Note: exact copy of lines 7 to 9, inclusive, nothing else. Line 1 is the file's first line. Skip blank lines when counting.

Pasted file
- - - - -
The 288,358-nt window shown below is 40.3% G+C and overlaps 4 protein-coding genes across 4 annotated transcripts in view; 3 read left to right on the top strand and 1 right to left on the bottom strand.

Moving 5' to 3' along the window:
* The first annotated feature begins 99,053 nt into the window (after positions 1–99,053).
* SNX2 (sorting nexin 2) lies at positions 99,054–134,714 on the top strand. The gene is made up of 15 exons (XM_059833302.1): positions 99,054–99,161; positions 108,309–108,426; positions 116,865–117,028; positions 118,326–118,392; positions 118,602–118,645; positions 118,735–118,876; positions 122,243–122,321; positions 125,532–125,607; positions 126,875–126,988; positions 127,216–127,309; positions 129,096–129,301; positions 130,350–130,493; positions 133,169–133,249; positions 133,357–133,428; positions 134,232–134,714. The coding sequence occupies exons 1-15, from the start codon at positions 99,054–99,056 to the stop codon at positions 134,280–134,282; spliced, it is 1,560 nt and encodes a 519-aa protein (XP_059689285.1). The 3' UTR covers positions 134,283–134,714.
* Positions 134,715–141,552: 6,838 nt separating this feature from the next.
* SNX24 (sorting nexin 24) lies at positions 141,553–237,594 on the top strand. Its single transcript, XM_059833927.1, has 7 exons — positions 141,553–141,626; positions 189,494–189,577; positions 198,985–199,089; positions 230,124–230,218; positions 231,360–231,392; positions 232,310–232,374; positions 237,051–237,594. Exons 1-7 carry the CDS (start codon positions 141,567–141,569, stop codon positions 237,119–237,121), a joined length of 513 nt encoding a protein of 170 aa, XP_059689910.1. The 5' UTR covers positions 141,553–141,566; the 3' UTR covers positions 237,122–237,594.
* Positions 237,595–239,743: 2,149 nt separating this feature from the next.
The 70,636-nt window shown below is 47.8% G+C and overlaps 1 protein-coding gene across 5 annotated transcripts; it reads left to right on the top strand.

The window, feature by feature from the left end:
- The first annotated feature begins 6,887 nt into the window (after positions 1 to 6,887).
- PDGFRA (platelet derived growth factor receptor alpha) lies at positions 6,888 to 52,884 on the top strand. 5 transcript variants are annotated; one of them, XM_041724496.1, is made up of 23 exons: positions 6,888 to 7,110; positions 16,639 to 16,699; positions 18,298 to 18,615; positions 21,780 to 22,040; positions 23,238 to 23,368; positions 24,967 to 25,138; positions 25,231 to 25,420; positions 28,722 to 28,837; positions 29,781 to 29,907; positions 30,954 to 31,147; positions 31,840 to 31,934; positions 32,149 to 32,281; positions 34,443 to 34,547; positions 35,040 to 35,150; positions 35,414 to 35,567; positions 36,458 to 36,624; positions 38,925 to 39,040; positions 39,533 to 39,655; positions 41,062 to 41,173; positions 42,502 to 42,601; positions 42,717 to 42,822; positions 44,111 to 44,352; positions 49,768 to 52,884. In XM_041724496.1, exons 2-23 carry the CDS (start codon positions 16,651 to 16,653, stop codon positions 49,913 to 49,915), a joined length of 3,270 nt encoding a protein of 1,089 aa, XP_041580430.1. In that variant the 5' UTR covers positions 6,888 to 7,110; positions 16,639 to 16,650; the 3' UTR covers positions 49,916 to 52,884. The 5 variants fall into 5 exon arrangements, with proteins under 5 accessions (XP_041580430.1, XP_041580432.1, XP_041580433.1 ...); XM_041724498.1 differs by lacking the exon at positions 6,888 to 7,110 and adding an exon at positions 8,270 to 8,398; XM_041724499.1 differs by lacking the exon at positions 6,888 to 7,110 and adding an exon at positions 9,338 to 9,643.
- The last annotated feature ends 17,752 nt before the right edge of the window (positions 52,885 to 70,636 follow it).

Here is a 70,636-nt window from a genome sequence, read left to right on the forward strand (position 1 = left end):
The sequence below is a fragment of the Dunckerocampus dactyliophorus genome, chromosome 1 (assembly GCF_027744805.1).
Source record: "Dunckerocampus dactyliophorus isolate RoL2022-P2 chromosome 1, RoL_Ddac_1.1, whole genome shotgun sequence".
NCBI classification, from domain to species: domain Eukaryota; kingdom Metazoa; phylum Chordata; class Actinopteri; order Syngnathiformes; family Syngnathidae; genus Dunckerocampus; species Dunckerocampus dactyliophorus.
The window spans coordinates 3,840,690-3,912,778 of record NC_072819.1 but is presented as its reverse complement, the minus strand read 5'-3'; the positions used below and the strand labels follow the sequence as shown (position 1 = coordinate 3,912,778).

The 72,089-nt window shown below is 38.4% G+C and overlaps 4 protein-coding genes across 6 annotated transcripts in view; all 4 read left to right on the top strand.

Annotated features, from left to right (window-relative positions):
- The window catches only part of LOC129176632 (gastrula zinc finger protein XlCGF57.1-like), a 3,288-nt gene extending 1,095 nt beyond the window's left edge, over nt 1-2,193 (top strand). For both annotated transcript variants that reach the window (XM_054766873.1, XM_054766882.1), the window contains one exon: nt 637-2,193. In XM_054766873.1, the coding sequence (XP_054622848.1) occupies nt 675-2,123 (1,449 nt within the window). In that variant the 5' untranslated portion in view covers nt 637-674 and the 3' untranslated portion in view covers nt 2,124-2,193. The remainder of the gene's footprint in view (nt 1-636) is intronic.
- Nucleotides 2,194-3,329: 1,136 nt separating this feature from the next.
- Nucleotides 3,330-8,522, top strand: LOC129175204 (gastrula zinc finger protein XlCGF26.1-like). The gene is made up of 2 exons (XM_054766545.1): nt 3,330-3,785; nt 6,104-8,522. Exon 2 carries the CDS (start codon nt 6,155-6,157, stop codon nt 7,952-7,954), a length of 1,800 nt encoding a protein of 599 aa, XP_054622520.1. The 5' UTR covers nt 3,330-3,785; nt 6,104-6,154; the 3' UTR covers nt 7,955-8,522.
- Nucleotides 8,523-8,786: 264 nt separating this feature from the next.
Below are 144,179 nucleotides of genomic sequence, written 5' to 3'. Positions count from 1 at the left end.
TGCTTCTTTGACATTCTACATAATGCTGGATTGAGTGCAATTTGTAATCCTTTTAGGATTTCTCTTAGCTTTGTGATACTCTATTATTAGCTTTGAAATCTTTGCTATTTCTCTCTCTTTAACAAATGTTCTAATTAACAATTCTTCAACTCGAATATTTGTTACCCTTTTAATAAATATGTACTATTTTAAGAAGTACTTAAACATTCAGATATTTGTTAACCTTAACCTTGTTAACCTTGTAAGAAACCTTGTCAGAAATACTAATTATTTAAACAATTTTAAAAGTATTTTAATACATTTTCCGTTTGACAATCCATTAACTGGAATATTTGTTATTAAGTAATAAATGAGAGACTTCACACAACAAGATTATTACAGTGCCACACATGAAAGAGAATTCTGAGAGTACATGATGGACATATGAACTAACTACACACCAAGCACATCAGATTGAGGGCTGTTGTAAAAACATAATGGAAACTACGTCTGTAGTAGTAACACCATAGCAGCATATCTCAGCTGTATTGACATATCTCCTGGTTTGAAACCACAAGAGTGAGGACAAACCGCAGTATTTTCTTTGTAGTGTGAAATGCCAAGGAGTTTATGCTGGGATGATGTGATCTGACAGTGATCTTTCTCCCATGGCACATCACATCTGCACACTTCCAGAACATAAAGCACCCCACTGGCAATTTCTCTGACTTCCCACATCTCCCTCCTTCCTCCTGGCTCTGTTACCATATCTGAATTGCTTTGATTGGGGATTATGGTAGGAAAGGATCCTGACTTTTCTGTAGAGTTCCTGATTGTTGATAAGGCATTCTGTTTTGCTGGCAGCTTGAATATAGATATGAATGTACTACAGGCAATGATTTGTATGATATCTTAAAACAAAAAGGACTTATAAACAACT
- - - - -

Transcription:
* Positions 237,595–239,743: 2,149 nt separating this feature from the next.
The 70,636-nt window shown below is 47.8% G+C and overlaps 1 protein-coding gene across 5 annotated transcripts; it reads left to right on the top strand.

The window, feature by feature from the left end: